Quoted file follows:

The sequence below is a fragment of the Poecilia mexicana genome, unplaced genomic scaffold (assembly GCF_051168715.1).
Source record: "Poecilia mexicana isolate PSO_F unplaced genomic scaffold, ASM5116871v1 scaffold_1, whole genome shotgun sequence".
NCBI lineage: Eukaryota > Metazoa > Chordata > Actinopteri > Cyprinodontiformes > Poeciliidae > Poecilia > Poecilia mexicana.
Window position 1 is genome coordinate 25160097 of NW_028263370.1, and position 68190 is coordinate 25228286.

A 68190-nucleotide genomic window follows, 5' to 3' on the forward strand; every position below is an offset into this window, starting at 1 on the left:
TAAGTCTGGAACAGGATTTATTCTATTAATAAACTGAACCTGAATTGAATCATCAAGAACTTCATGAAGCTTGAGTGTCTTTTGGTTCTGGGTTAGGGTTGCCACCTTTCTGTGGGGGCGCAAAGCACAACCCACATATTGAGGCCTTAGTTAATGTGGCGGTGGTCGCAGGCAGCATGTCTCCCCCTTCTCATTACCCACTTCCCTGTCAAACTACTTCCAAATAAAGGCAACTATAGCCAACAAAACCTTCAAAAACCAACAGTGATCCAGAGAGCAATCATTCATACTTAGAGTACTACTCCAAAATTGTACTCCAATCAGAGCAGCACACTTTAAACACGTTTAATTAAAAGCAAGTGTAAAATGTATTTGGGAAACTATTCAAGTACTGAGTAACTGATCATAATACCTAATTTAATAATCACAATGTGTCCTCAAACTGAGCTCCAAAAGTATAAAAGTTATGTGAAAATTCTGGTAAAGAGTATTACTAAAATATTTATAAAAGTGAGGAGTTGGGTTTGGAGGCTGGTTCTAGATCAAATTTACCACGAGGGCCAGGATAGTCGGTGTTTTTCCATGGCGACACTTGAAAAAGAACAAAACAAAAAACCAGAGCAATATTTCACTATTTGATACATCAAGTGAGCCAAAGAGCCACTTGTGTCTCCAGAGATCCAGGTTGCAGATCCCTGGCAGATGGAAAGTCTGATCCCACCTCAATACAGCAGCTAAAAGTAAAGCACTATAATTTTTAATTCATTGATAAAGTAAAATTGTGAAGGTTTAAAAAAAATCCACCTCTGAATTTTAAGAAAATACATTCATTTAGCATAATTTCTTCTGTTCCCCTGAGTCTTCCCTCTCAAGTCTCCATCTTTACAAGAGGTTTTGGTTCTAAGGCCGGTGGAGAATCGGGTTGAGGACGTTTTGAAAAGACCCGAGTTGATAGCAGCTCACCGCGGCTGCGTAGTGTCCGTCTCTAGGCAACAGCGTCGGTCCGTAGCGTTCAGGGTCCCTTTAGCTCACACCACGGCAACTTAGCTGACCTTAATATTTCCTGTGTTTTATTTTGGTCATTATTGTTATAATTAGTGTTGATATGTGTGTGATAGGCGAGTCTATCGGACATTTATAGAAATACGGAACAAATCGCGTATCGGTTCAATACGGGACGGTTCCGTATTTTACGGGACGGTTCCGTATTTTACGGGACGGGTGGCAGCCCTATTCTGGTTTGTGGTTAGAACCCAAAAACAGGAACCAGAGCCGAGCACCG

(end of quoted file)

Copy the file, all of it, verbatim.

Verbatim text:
The sequence below is a fragment of the Poecilia mexicana genome, unplaced genomic scaffold (assembly GCF_051168715.1).
Source record: "Poecilia mexicana isolate PSO_F unplaced genomic scaffold, ASM5116871v1 scaffold_1, whole genome shotgun sequence".
NCBI lineage: Eukaryota > Metazoa > Chordata > Actinopteri > Cyprinodontiformes > Poeciliidae > Poecilia > Poecilia mexicana.
Window position 1 is genome coordinate 25160097 of NW_028263370.1, and position 68190 is coordinate 25228286.

A 68190-nucleotide genomic window follows, 5' to 3' on the forward strand; every position below is an offset into this window, starting at 1 on the left:
TAAGTCTGGAACAGGATTTATTCTATTAATAAACTGAACCTGAATTGAATCATCAAGAACTTCATGAAGCTTGAGTGTCTTTTGGTTCTGGGTTAGGGTTGCCACCTTTCTGTGGGGGCGCAAAGCACAACCCACATATTGAGGCCTTAGTTAATGTGGCGGTGGTCGCAGGCAGCATGTCTCCCCCTTCTCATTACCCACTTCCCTGTCAAACTACTTCCAAATAAAGGCAACTATAGCCAACAAAACCTTCAAAAACCAACAGTGATCCAGAGAGCAATCATTCATACTTAGAGTACTACTCCAAAATTGTACTCCAATCAGAGCAGCACACTTTAAACACGTTTAATTAAAAGCAAGTGTAAAATGTATTTGGGAAACTATTCAAGTACTGAGTAACTGATCATAATACCTAATTTAATAATCACAATGTGTCCTCAAACTGAGCTCCAAAAGTATAAAAGTTATGTGAAAATTCTGGTAAAGAGTATTACTAAAATATTTATAAAAGTGAGGAGTTGGGTTTGGAGGCTGGTTCTAGATCAAATTTACCACGAGGGCCAGGATAGTCGGTGTTTTTCCATGGCGACACTTGAAAAAGAACAAAACAAAAAACCAGAGCAATATTTCACTATTTGATACATCAAGTGAGCCAAAGAGCCACTTGTGTCTCCAGAGATCCAGGTTGCAGATCCCTGGCAGATGGAAAGTCTGATCCCACCTCAATACAGCAGCTAAAAGTAAAGCACTATAATTTTTAATTCATTGATAAAGTAAAATTGTGAAGGTTTAAAAAAAATCCACCTCTGAATTTTAAGAAAATACATTCATTTAGCATAATTTCTTCTGTTCCCCTGAGTCTTCCCTCTCAAGTCTCCATCTTTACAAGAGGTTTTGGTTCTAAGGCCGGTGGAGAATCGGGTTGAGGACGTTTTGAAAAGACCCGAGTTGATAGCAGCTCACCGCGGCTGCGTAGTGTCCGTCTCTAGGCAACAGCGTCGGTCCGTAGCGTTCAGGGTCCCTTTAGCTCACACCACGGCAACTTAGCTGACCTTAATATTTCCTGTGTTTTATTTTGGTCATTATTGTTATAATTAGTGTTGATATGTGTGTGATAGGCGAGTCTATCGGACATTTATAGAAATACGGAACAAATCGCGTATCGGTTCAATACGGGACGGTTCCGTATTTTACGGGACGGTTCCGTATTTTACGGGACGGGTGGCAGCCCTATTCTGGTTTGTGGTTAGAACCCAAAAACAGGAACCAGAGCCGAGCACCG